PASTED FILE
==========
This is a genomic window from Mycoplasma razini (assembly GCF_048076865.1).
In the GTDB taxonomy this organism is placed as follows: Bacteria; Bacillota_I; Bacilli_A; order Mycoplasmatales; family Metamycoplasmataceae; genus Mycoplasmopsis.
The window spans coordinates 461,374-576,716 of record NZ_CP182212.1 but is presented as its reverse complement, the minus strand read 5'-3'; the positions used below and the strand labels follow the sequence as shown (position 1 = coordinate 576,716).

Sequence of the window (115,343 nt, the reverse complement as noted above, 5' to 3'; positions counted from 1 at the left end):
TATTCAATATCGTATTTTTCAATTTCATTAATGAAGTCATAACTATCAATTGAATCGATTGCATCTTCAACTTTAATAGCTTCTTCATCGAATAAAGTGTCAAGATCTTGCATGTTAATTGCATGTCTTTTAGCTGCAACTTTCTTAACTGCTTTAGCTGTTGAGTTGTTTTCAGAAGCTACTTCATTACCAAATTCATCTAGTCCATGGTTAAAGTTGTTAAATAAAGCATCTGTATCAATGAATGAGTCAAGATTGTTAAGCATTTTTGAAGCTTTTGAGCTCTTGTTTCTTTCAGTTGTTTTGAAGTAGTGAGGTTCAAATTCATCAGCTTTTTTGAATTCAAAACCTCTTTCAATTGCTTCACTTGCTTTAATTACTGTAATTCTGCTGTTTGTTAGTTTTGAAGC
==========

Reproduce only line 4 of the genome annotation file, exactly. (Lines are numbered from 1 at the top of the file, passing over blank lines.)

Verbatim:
Sequence of the window (115,343 nt, the reverse complement as noted above, 5' to 3'; positions counted from 1 at the left end):